This lectin-free Italian biscotti is one of my favorite recipes. I used to love biscotti and I had to find a way to bake and eat them again and these are as good. Not too difficult to make, they can be prepared in advance, frozen and had whenever you feel like a crunchy treat. I even take them with me when I go on coffee or tea dates and I have friends who make them and do the same. Continue Reading…
These three ingredients energy bites, or call them turmeric macadamia fat bombs, are not only pretty but also tasty and healthy, and super easy to make, lectin free, sugar free. They are made of coconut flakes, macadamia butter and my (NOT so) secret ingredient, the Turmeric Tonic created by the amazing ladies at Further Food.
I don’t remember when and how I discovered California Country Gal grain free, lectin-free baking mixes. But I know I’ve used them so many times in so many shapes and forms, that I started experimenting with making my own recipes. Lectin-free bagels is one of them, even though is not really a new recipe, just a new way of using the mix and their recipes.
I remember first time I had Brazilian cheese bread. It was at a Churrasco restaurant in Dubai, and I ate so much I was barely able to have any meat after. They were so good. Since they are originally made with cassava flour and easy to make Plant Paradox compliant, I’ve been contemplating making them for a long time, but I’ve always been intimidated by the recipes that seemed rather complicated. Well, what I have here is a treasure, because is absolutely delicious, it takes 10 minutes to put together, and the recipe comes straight from Brazil. You guessed, from Auntie Jovita.
Who is eating avocado daily? I do and sometimes I’m bored with all the classic ways of eating it. This morning, while reading the new Special Issue of National Geographic about Blue Zones and the science of living longer, I found this recipe of avocado salsa inspired by Loma Linda vegetarian cuisine (Loma Linda in California is one of the seven blue zones in the world, where people live the longest and healthiest lives).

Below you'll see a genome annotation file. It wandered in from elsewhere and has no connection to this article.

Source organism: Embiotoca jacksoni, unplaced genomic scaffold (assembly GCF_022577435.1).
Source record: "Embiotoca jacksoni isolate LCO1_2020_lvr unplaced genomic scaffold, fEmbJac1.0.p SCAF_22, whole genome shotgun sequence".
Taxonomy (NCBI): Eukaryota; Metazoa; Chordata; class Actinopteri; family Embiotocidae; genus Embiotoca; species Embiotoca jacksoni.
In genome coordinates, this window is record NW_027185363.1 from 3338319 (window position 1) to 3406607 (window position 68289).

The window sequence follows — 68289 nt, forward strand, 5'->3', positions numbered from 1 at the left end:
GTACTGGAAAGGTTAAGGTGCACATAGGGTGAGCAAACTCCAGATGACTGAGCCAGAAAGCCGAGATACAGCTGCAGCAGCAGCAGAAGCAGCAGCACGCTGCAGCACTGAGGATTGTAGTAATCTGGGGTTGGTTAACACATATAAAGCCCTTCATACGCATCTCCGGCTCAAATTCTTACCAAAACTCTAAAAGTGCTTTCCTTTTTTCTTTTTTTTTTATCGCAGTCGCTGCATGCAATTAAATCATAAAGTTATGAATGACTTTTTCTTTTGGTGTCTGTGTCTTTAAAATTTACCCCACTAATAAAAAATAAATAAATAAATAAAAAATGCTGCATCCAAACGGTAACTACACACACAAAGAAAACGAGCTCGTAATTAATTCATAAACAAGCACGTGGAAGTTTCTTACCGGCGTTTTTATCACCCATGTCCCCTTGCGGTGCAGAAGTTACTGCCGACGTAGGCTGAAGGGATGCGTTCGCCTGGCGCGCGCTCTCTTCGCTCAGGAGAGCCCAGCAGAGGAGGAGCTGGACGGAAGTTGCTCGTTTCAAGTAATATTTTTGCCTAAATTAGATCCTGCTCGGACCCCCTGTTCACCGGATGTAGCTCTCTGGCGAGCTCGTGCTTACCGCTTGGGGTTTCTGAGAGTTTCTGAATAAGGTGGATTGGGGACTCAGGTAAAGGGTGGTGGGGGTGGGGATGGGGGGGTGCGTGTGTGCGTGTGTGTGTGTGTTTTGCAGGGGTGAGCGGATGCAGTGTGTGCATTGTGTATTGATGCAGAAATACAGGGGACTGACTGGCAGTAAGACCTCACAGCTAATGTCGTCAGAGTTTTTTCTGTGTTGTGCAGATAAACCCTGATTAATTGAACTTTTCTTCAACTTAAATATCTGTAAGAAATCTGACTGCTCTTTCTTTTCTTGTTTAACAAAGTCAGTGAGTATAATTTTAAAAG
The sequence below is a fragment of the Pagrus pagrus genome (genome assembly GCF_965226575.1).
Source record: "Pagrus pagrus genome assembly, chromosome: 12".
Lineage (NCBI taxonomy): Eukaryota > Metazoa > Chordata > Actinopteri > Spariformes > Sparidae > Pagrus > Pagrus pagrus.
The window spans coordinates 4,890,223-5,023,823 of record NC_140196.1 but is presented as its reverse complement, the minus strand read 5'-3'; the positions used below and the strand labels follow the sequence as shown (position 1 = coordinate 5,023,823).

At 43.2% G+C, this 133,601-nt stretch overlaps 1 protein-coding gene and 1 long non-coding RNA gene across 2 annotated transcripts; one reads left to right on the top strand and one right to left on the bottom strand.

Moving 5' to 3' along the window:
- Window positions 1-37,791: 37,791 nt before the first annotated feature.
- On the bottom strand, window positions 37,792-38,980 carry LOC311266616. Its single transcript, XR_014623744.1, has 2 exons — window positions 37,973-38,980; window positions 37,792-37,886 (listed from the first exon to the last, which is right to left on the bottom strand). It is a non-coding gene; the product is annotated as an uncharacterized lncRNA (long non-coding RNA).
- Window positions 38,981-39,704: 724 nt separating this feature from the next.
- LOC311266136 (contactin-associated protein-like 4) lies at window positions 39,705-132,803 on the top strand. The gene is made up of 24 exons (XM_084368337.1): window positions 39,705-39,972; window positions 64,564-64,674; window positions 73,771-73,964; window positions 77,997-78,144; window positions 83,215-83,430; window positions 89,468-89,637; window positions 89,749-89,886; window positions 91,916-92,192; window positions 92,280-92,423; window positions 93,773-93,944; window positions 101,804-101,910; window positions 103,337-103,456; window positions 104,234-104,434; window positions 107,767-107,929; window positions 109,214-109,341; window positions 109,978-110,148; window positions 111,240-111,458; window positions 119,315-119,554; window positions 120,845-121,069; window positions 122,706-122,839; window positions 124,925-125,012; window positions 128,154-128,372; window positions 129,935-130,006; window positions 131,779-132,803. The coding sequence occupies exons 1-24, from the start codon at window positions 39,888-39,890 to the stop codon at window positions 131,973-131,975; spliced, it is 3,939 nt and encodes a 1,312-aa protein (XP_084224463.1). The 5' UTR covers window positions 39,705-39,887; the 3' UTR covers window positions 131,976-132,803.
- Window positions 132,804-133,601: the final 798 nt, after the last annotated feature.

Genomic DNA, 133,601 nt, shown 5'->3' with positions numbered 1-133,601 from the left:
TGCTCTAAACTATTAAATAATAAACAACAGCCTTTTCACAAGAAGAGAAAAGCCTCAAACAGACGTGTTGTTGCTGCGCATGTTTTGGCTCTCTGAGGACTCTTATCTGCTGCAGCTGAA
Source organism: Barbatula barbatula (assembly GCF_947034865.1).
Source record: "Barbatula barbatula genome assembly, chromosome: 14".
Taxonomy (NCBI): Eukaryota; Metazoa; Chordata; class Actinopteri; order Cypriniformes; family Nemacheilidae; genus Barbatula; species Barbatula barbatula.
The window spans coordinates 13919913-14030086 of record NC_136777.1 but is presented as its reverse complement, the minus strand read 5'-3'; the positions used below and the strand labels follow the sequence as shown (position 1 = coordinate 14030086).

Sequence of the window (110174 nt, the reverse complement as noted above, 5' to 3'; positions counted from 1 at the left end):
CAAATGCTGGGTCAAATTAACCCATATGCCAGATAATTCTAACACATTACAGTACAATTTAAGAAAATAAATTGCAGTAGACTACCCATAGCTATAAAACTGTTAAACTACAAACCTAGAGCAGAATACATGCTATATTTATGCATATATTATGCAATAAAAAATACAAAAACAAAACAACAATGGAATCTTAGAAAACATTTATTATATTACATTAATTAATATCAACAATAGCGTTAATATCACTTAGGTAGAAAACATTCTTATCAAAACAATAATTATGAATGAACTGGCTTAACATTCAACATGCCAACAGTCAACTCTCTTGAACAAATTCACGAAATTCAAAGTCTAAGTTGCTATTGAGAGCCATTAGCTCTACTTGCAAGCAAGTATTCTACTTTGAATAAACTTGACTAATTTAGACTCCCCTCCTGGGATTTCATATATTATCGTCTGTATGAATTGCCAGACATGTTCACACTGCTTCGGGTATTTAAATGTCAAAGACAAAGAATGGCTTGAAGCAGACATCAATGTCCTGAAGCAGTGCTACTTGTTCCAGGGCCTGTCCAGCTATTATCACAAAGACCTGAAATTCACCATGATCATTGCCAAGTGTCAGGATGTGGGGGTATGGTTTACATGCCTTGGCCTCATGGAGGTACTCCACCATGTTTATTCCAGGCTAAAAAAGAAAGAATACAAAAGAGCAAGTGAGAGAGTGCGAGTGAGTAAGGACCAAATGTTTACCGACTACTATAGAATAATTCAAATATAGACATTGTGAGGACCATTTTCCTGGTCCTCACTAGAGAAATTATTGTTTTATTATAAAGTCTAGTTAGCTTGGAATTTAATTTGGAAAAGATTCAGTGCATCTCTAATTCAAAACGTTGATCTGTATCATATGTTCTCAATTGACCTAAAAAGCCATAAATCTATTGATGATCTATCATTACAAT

It is the blueberry season and we must take advantage of it. I had some organic blueberries in the fridge I wasn’t sure how I wanted to use and asked for inspiration from the awesome Instagram community today and it seemed like a lot of people wanted something with lemon and blueberries. So I decided on making grain free, (added) sugar free, lectin free muffins with lemon and blueberries.
Since rhubarb has appeared in my local grocery store, I bought it twice and experimented with it. My first attempt to make a dessert failed, although it was still still eatable. It was a good base, but my ratio of crumble to filling was way off, too much crumble, at least for my taste. So this time I kept it to minimum, use pecans (because Texas) and one of my favorite new discoveries, the almond cream cheese from KiteHill.
Sunchokes or Jerusalem artichokes are one of those vegetables relatively new to my diet, which I only discovered after starting the Plant Paradox protocol. Sunchokes naturally contain inulin, therefore is part of the prebiotic plants group. This tuber is infamous for its gassy effects, but I think is rather unfair considering its health benefits, and a problem I have not experienced when I ate them.
While I find it easy now to bake a grain free, lectin free bread, I don’t always feel like it, and lettuce is a great replacement for bread in many dishes. This was what I had for brunch today, my only meal until dinner (which is cooking in the oven and smells amazing).
The Plant Paradox Cookbook by Dr. Steven Gundry was just launched and everyone is already raving about it, plus last time I checked, it was #3 New York Time’s Bestseller. The carrot cake muffins were on my priority list because carrot cake was one of my favorite cakes, and since the Plant Paradox program suggests only raw carrots are ok to eat, I did not attempt to break the rules. And I’m not going to complain.